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Student engineers RockOn with NASA

The excitement is building for Tidewater Community College Engineering students who are now legitimate rocket scientists.

As participants in the NASA RockOn! program they will watch their science projects launch into space on June 23.

TCC RockOn! teams (from left to right and top to bottom) Joshua Hayes, Jacob Ramirez, Clarence Harper, Andre Ledger, Jacob Hayes, Delaney Theilman, Rebecca Pflug, Phillip Le, Nina Vahadi and Brian Ayers. Not shown are Danny Benson, Aileen Sanchez and Julie Wycoff, and faculty advisor Professor Michael Pastor.

The RockOn! program is designed for students to learn and apply skills in building experiments for suborbital space flight. Student teams from across the nation participate in the program.

TCC’s student teams are from the Engineering Club on the Virginia Beach Campus and STEM Club on Chesapeake Campus. A total of thirteen students spent weekends and after-school hours working on science payloads for a suborbital rocket out of Wallops Flight Facility in Virginia.

Team leader Nina Vahadi plans a career in mechanical and aerospace engineering. She is an engineering aide at Lockheed Martin this summer.

Led by student Nina Vahadi, TCC’s projects were funded by the Colorado Space Grant Consortium and the college. Specialized support was provided by faculty advisor Michael Pastor, an Engineering professor at the Virginia Beach Campus.

“We built kits 34 and 36, science payloads that will measure a lot of things in space. We’ve literally been doing rocket science at a community college,” Vahadi said.

Students received the kits and then built the payloads as a sort of competition between the two teams. “We received a box of parts and through Zoom meetings and clinics with NASA, we worked as teams to complete our payloads,” Vahadi said. “My favorite part of the project was the teamwork and seeing the project through to the end.”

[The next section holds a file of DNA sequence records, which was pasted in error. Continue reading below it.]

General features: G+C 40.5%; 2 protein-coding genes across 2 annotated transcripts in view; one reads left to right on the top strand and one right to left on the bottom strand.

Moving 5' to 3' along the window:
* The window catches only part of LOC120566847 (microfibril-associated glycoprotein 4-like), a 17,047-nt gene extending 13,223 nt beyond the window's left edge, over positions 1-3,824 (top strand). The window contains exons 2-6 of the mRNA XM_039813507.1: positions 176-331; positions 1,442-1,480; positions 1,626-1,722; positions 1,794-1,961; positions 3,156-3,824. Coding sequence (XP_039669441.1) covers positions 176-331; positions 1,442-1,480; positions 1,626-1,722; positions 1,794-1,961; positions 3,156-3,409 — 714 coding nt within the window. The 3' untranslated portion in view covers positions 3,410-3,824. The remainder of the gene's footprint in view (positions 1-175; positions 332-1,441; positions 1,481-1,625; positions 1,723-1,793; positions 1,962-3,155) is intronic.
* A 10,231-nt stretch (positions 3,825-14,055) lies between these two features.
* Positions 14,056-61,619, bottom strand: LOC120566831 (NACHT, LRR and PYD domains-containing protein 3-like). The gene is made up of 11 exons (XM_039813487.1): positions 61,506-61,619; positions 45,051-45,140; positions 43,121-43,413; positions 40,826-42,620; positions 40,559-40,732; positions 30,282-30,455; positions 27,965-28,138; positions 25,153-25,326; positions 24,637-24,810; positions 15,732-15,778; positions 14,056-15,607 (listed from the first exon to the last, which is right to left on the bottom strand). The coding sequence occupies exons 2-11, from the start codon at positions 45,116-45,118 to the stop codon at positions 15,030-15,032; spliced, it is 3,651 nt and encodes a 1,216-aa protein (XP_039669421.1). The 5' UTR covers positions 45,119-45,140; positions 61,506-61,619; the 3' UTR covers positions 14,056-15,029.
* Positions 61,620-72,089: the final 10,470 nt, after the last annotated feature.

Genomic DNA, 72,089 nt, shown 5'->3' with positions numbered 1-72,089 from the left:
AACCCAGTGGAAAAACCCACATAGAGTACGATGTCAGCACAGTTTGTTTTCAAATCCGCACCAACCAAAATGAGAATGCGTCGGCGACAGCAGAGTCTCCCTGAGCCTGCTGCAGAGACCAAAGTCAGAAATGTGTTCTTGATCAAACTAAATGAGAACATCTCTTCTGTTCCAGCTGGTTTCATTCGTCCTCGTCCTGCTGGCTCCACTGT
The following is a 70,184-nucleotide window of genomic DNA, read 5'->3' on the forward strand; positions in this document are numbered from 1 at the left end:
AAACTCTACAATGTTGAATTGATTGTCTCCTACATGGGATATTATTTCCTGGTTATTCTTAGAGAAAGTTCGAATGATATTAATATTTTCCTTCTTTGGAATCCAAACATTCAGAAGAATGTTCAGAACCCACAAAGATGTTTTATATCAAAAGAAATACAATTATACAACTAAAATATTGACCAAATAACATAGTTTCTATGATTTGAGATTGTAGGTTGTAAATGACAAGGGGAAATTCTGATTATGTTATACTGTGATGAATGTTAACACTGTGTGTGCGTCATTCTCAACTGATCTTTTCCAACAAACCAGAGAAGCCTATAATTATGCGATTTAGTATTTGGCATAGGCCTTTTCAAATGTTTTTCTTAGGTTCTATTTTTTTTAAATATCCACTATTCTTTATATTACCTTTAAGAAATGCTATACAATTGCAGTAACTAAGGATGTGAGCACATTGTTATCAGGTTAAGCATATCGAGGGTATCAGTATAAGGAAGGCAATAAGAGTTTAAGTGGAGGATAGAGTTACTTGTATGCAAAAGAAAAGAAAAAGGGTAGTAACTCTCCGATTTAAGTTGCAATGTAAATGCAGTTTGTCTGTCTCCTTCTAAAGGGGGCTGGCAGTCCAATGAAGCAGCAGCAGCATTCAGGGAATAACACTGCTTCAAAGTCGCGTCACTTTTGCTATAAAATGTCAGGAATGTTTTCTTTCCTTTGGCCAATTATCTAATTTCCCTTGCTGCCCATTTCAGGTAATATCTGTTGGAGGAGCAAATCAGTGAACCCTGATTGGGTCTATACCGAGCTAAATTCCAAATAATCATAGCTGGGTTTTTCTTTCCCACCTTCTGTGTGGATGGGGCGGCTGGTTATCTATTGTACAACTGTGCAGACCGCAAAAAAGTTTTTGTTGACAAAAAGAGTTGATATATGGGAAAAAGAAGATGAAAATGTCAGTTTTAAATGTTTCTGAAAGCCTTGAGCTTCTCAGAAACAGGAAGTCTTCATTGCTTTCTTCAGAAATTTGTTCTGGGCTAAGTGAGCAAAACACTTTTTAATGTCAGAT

The payloads will measure acceleration, humidity, pressure, temperature and radiation counts.

One of the completed payloads.

Engineering student and Navy veteran Brian Ayers enjoyed the project and found it to be a good career builder. “This has been a fantastic opportunity to gain hands-on experience. I learned to solder and code and gained new skills,” he said.

Delaney Theilman with Jacob Ramirez and Jacob Hayes in the Engineering lab at the Virginia Beach Campus.

Phillip Le, a Mechanical Engineering Technology student added, “The pandemic kept us from doing projects together and with this program, we got to know each other and use each other’s strengths to complete a project. This has been a rewarding experience.”

Participants in RockOn! receive instruction on the basics required to develop scientific payloads for flight on a suborbital rocket. After learning the basics in RockOn! students may then participate in RockSat-C, where during the school year they design and build a more complicated experiment.

“It’s been really exciting working on a project that will launch into space,” added Rebecca Rflug who hopes to one day be an aeronautical engineer.

Delaney Theilman, a Navy spouse with her sights set on a career in computer and electrical engineering, added, “I liked the electrical components and applying what I’m learning in class. I also enjoy robotics, coding and the circuitry of engineering.”